9th International Conference on Human Brain Mapping, New York City, U.S.A., June 18-22, 2003
Cortical Surface Flattening Using Discrete Conformal Mapping with Minimal Metric Distortion
Lili Ju1, Yongwu Shao2, Josh Stern3, Kelly Rehm4, Kirt Schaper3, Monica Hurdal5, and David Rottenberg3,4

1Institute for Mathematics and its Applications, University of Minnesota, Minneapolis, MN 55455, USA
2Department of Statistics, University of Minnesota, Minneapolis, MN 55455, USA
3Department of Neurology, University of Minnesota, Minneapolis, MN 55455, USA
4Department of Radiology, University of Minnesota, Minneapolis, MN 55455, USA
5Department of Mathematics, Florida State University, Tallahassee, FL 32306, USA

Although flattening a cortical surface necessarily introduces metric distortion due to the non-constant Gaussian curvature of the surface, the Riemann Mapping Theorem states that continuously differentiable surfaces can be mapped without angular distortion. Several techniques have been proposed for flattening polygonal representations of surfaces while substantially minimizing metric distortion [1,2], and methods for conformal flattening of polygonal surfaces have also been proposed [3,4]. We describe an efficient method for generating conformal flat maps of triangulated surfaces while minimizing metric distortion within the class of conformal maps. Our method, which controls both angular and metric distortion, involves the solution of a linear system [5] and a small scale nonlinear minimization. It can be applied to user-defined "patches" or to an entire cortical surface.

Given any pair of surfaces, P and Q, that are both topological disks, and a fixed homeomorphism between their boundaries, there exists a unique harmonic map from P to Q that minimizes the Dirichlet energy and is conformal. We utilize a discretization scheme and optimization-based algorithm for computing the harmonic mapping described in [5]. Since there is always a class of conformal mappings from P to Q related to each other by an automorphism of Q, our algorithm then uses numerical methods to search for that conformal mapping which minimizes the metric distortion of the resulting mesh. Conformal mappings between topological spheres proceed via the mapping for disks using the same technique as [3]. A vertex v and all edges containing it are removed from the input mesh, after that we generate a discrete conformal map from the pruned mesh to the unit disk D; this map is then stereographically projected to the unit sphere S while v is mapped to the "north pole" of S, and the resulting map is again optimized by choosing the S automorphism that minimizes metric distortion.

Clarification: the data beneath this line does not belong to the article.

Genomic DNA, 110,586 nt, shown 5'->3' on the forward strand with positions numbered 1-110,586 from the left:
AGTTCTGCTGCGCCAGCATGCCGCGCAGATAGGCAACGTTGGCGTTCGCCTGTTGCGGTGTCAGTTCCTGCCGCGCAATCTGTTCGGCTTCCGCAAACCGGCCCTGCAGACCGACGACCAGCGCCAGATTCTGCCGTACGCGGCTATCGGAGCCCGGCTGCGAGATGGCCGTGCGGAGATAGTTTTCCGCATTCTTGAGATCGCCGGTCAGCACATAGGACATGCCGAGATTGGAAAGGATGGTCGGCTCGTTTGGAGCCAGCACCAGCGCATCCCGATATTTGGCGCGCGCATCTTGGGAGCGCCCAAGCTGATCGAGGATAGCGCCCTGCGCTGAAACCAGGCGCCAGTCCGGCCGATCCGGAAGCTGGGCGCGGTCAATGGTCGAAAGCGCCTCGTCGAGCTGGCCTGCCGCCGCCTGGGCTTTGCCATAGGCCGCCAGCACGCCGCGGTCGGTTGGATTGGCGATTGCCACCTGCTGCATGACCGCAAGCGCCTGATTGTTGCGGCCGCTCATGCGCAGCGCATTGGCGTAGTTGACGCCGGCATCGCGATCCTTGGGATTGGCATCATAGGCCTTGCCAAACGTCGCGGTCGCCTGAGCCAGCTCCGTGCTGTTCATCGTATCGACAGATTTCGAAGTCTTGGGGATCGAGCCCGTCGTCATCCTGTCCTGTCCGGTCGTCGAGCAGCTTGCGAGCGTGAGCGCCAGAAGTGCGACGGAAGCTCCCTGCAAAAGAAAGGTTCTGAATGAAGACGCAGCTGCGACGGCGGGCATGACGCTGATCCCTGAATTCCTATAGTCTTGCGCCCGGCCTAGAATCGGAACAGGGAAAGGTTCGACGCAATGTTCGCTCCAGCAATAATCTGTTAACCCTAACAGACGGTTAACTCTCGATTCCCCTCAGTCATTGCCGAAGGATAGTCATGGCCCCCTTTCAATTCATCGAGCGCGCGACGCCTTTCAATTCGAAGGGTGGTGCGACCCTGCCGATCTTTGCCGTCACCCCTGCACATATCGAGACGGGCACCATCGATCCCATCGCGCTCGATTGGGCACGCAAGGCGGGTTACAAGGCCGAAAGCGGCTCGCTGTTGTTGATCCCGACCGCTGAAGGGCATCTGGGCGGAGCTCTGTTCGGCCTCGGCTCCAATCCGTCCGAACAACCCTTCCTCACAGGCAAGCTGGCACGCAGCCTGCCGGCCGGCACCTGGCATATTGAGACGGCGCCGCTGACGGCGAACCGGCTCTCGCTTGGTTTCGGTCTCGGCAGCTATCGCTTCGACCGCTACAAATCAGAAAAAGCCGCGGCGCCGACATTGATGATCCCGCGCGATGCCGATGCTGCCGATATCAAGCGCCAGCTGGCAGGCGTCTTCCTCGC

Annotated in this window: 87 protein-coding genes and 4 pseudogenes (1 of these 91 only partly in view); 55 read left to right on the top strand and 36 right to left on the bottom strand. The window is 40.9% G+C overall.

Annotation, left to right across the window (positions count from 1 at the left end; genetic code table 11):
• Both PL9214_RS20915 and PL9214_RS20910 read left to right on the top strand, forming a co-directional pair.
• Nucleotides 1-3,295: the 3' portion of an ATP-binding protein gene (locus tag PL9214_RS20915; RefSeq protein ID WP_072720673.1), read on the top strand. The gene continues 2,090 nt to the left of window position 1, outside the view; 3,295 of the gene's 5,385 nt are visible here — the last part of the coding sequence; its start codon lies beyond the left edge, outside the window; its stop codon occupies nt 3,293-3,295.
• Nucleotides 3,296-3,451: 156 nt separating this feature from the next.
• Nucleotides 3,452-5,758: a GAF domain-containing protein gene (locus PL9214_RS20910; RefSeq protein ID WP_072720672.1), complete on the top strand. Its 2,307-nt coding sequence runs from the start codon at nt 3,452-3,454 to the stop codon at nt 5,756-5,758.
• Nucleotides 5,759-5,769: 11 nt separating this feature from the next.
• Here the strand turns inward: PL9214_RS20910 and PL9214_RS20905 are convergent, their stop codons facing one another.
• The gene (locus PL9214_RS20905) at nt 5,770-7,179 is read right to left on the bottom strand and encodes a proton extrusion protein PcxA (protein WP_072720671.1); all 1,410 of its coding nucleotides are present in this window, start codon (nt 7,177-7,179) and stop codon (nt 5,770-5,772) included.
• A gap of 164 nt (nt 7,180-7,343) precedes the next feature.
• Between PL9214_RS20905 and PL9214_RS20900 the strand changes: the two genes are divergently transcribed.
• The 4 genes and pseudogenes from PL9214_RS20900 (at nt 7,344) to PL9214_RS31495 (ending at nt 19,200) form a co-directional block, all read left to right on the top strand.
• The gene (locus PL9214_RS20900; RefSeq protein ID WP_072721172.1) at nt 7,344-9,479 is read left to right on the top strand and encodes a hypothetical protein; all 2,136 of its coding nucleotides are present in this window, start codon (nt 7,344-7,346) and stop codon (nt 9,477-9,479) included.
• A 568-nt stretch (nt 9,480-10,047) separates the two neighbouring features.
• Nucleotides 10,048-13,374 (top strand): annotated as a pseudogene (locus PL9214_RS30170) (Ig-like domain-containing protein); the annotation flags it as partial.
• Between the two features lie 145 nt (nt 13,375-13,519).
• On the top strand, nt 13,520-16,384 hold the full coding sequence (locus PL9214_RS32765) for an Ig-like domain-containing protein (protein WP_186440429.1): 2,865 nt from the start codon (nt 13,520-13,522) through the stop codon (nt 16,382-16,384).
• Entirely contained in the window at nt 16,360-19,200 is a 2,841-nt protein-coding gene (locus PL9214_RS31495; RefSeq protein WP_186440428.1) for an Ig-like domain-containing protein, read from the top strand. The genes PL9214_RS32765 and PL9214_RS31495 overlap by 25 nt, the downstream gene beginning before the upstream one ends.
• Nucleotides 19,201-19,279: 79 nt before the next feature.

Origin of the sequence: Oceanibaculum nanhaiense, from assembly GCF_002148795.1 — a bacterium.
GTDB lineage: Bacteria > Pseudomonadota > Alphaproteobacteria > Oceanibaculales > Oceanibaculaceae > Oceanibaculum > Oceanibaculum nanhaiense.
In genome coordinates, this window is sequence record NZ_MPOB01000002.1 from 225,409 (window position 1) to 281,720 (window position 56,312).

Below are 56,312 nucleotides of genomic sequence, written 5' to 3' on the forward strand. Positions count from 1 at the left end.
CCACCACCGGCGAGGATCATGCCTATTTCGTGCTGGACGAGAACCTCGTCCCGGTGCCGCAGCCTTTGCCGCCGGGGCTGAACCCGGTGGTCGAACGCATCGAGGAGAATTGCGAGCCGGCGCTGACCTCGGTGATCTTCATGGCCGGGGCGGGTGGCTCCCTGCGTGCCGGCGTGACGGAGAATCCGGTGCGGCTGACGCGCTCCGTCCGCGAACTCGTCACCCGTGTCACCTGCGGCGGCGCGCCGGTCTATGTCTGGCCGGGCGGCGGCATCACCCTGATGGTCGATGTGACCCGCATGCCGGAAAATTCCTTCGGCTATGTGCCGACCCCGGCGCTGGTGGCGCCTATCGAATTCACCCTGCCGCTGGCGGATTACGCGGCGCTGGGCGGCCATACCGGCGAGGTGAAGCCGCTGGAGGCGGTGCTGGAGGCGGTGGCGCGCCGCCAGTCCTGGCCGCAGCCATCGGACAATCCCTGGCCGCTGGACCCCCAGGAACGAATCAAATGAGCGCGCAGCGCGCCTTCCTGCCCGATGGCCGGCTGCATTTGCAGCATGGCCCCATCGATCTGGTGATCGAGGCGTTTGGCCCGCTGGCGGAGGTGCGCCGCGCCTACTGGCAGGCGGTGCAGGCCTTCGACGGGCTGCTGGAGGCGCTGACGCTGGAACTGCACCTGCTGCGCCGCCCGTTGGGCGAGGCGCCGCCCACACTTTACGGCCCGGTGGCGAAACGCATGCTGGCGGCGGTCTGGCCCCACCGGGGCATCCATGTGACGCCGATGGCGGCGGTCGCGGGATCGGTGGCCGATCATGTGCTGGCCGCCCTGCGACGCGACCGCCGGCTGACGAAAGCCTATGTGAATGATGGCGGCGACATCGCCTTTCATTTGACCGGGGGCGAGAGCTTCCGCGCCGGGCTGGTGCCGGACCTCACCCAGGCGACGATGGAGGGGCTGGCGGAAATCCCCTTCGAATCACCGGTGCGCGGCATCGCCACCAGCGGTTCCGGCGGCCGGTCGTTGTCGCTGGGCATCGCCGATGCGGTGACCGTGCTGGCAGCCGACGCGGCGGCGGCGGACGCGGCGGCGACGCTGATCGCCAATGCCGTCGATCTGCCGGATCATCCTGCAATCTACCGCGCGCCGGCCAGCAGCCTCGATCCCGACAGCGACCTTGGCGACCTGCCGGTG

Results and Conclusions
We created discrete conformal flat maps on the unit sphere from topologically-correct human cerebellar and cerebral cortices; we also flattened selected cortical patches from the cerebellum (Lobes IV and V) and cerebrum (occipital lobe). Mappings obtained for the cerebellar cortex are illustrated in Figure 1. Values for mean angular and normalized metric distortion are compared to those obtained using FreeSurfer [1] in Table 1. With our conformal method, metric distortion is no worse than that produced by FreeSurfer; moreover, angular information is preserved, and computation time greatly reduced (20 minutes for the spherical flattening of cerebral cortex vs. 10 hours using FreeSurfer).

Table 1.  Computational results for discrete flat maps of human cerebellar and cerebral cortices produced by our method and by FreeSurfer. Flat maps of the [entire] cerebellar and cerebral cortices on S (A); Flat maps of cortical patches (lobes IV and V for cerebellum, occipital lobe for cerebrum)in a predefined planar region (B) and on D (C).
Cerebellar Cortex Cerebral Cortex
Our MethodFreeSurfer Our MethodFreeSurfer
Flat maps ABCA ABCA
Mean angular distortion 4.44°6.12°11.51°23.37° 6.50°2.66°8.15°18.76°
Mean normalized metric distortion 40.44%23.47%35.53%46.16% 36.52%25.37%21.79%30.81%

Figure 1.  Conformal flat maps of the human cerebellar cortex. Left panel : Parcellated surface of the cerebellum and its flat map on S; Right panel : Patch from cerebellar Lobes IV and V and its flat maps in a predefined planar region and on D.

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2. Drury H.M. et al., JCN, 8:1-28, 1996.
3. Hurdal M.K., et al., LNCompSci, 1679:279-286, 1999.
4. Angenent S., et al., TMI 18:700-711, 1999.
5. Eck M., et al., SIGGRAPH95, 173-182.

This work is supported in part by NIH grant MH57180 and NSF grant DMS101339.

NeuroImage, Volume 19, Number 2, Supplement 1, Page S44, CD-Rom Abstract 864, 2003